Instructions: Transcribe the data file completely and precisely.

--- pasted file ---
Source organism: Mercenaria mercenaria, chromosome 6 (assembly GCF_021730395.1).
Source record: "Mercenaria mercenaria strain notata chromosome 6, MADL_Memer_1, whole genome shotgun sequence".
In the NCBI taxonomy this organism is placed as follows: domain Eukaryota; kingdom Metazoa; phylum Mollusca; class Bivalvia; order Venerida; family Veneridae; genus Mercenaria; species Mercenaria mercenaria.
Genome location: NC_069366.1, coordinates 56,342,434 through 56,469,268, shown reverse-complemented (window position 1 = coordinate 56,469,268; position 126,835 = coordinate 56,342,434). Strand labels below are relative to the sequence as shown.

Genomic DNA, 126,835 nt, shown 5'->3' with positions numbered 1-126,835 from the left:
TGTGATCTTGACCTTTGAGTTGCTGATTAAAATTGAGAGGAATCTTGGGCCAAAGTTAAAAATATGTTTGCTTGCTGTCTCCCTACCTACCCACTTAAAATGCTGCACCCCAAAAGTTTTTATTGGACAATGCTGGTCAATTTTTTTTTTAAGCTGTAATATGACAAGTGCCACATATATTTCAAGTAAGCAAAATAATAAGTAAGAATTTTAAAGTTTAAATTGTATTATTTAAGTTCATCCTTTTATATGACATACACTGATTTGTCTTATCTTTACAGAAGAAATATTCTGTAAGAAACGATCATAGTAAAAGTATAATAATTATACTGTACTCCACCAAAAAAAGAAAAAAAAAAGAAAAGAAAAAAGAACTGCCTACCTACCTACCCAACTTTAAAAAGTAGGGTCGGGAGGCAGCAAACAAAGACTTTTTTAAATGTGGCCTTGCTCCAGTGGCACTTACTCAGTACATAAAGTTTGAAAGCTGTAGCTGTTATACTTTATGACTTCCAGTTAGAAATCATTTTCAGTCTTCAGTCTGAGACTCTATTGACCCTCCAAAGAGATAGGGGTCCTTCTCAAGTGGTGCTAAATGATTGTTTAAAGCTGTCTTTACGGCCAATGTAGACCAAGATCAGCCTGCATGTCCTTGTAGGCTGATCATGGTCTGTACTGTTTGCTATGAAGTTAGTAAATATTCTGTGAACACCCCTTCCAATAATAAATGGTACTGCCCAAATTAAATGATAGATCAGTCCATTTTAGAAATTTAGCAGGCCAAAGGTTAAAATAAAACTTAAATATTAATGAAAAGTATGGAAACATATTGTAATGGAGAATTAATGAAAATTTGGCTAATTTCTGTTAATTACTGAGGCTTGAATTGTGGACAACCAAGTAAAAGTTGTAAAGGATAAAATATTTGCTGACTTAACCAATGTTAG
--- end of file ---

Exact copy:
Source organism: Mercenaria mercenaria, chromosome 6 (assembly GCF_021730395.1).
Source record: "Mercenaria mercenaria strain notata chromosome 6, MADL_Memer_1, whole genome shotgun sequence".
In the NCBI taxonomy this organism is placed as follows: domain Eukaryota; kingdom Metazoa; phylum Mollusca; class Bivalvia; order Venerida; family Veneridae; genus Mercenaria; species Mercenaria mercenaria.
Genome location: NC_069366.1, coordinates 56,342,434 through 56,469,268, shown reverse-complemented (window position 1 = coordinate 56,469,268; position 126,835 = coordinate 56,342,434). Strand labels below are relative to the sequence as shown.

Genomic DNA, 126,835 nt, shown 5'->3' with positions numbered 1-126,835 from the left:
TGTGATCTTGACCTTTGAGTTGCTGATTAAAATTGAGAGGAATCTTGGGCCAAAGTTAAAAATATGTTTGCTTGCTGTCTCCCTACCTACCCACTTAAAATGCTGCACCCCAAAAGTTTTTATTGGACAATGCTGGTCAATTTTTTTTTTAAGCTGTAATATGACAAGTGCCACATATATTTCAAGTAAGCAAAATAATAAGTAAGAATTTTAAAGTTTAAATTGTATTATTTAAGTTCATCCTTTTATATGACATACACTGATTTGTCTTATCTTTACAGAAGAAATATTCTGTAAGAAACGATCATAGTAAAAGTATAATAATTATACTGTACTCCACCAAAAAAAGAAAAAAAAAAGAAAAGAAAAAAGAACTGCCTACCTACCTACCCAACTTTAAAAAGTAGGGTCGGGAGGCAGCAAACAAAGACTTTTTTAAATGTGGCCTTGCTCCAGTGGCACTTACTCAGTACATAAAGTTTGAAAGCTGTAGCTGTTATACTTTATGACTTCCAGTTAGAAATCATTTTCAGTCTTCAGTCTGAGACTCTATTGACCCTCCAAAGAGATAGGGGTCCTTCTCAAGTGGTGCTAAATGATTGTTTAAAGCTGTCTTTACGGCCAATGTAGACCAAGATCAGCCTGCATGTCCTTGTAGGCTGATCATGGTCTGTACTGTTTGCTATGAAGTTAGTAAATATTCTGTGAACACCCCTTCCAATAATAAATGGTACTGCCCAAATTAAATGATAGATCAGTCCATTTTAGAAATTTAGCAGGCCAAAGGTTAAAATAAAACTTAAATATTAATGAAAAGTATGGAAACATATTGTAATGGAGAATTAATGAAAATTTGGCTAATTTCTGTTAATTACTGAGGCTTGAATTGTGGACAACCAAGTAAAAGTTGTAAAGGATAAAATATTTGCTGACTTAACCAATGTTAG